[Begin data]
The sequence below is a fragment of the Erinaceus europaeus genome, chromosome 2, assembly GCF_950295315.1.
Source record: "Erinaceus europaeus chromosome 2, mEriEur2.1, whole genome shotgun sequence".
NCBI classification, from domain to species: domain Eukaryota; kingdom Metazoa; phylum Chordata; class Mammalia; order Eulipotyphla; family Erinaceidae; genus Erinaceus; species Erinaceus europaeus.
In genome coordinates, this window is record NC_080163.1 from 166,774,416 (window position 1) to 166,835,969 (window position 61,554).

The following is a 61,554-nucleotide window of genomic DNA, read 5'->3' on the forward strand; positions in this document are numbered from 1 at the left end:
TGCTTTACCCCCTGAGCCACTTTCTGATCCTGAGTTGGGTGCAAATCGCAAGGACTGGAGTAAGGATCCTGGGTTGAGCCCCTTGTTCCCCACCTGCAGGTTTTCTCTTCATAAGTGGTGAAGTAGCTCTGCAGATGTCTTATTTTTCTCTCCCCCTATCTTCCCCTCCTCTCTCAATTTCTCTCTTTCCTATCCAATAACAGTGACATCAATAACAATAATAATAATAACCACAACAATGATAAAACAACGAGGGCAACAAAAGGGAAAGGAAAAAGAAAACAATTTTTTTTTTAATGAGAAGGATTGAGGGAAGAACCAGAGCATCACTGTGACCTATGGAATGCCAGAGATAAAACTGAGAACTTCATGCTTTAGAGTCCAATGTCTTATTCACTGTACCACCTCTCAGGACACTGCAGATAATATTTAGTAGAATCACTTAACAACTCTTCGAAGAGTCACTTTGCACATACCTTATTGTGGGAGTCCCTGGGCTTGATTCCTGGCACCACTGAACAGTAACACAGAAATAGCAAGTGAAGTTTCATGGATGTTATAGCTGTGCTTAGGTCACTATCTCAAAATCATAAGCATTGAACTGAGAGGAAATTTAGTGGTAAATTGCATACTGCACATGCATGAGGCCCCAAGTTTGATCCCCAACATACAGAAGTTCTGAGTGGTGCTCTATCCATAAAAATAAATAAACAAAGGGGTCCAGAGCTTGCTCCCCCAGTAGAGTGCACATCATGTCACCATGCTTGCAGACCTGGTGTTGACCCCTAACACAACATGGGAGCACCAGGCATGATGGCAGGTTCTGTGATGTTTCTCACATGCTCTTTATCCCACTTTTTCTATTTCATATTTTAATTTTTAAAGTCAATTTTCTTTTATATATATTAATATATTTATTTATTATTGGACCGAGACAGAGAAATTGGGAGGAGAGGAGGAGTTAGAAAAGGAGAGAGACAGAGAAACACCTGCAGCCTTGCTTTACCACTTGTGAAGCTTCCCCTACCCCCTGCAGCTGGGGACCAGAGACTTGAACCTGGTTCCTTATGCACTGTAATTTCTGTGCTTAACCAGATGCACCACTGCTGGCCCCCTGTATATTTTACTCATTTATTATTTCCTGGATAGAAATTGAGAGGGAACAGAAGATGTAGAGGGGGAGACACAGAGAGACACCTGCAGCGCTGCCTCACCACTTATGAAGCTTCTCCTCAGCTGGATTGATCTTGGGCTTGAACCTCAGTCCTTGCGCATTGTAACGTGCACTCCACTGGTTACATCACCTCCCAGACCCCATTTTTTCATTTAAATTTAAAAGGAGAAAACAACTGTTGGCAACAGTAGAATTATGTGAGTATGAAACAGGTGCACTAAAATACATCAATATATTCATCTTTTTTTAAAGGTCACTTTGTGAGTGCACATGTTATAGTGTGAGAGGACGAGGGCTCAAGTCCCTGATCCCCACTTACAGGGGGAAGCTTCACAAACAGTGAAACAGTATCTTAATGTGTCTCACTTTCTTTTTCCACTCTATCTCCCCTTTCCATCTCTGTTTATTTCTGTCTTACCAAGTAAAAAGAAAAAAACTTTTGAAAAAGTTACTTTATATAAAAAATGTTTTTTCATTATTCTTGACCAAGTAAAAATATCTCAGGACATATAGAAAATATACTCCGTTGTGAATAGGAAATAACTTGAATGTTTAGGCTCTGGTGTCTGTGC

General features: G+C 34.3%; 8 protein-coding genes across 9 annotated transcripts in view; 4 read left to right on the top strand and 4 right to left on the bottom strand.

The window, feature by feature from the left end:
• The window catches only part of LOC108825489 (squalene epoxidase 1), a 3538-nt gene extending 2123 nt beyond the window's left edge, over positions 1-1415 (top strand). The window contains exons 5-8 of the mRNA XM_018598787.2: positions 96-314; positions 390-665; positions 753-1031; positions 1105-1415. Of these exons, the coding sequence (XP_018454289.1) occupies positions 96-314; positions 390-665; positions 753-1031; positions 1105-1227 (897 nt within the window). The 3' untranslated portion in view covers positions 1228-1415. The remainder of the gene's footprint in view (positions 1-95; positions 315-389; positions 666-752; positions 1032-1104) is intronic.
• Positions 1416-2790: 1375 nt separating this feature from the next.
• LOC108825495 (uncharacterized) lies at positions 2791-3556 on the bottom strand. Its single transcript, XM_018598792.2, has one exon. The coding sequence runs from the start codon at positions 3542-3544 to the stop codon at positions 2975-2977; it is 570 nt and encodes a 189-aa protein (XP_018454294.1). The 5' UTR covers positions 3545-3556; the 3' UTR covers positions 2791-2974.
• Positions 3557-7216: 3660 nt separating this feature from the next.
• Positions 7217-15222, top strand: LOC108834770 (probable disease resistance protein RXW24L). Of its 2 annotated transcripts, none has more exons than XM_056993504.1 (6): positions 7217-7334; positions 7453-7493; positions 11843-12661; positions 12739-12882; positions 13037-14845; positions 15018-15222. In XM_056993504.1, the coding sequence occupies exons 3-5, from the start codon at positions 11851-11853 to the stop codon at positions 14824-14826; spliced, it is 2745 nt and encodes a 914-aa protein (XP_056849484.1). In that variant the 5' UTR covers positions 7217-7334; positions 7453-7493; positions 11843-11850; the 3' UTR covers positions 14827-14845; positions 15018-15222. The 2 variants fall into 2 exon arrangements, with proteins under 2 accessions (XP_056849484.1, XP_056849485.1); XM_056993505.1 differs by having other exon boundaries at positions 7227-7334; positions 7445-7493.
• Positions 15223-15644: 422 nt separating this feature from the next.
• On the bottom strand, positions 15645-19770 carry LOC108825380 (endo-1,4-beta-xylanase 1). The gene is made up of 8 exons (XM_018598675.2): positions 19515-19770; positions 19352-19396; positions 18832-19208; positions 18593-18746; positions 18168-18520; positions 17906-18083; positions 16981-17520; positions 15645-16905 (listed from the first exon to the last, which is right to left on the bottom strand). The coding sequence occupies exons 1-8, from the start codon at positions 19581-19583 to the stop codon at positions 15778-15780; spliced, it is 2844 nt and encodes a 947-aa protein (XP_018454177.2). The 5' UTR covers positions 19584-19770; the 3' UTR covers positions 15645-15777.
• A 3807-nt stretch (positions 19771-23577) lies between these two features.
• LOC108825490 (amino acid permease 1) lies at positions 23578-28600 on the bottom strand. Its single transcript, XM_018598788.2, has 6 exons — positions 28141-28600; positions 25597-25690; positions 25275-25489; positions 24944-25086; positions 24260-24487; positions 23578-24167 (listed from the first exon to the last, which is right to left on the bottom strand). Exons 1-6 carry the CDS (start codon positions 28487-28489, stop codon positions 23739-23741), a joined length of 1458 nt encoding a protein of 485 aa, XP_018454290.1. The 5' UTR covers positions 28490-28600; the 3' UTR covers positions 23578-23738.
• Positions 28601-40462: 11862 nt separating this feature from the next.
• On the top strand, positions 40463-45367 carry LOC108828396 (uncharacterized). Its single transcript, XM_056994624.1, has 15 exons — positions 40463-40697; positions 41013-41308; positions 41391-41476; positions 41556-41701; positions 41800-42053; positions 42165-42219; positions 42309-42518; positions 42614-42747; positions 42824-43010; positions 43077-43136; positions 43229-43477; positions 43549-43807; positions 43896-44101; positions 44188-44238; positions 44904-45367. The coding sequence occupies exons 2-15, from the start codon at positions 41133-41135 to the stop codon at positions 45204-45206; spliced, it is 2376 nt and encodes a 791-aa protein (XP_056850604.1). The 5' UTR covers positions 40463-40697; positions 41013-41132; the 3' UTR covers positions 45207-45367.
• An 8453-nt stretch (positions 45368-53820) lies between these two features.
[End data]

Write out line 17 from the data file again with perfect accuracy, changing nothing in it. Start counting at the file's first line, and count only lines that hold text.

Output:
• LOC108825490 (amino acid permease 1) lies at positions 23578-28600 on the bottom strand. Its single transcript, XM_018598788.2, has 6 exons — positions 28141-28600; positions 25597-25690; positions 25275-25489; positions 24944-25086; positions 24260-24487; positions 23578-24167 (listed from the first exon to the last, which is right to left on the bottom strand). Exons 1-6 carry the CDS (start codon positions 28487-28489, stop codon positions 23739-23741), a joined length of 1458 nt encoding a protein of 485 aa, XP_018454290.1. The 5' UTR covers positions 28490-28600; the 3' UTR covers positions 23578-23738.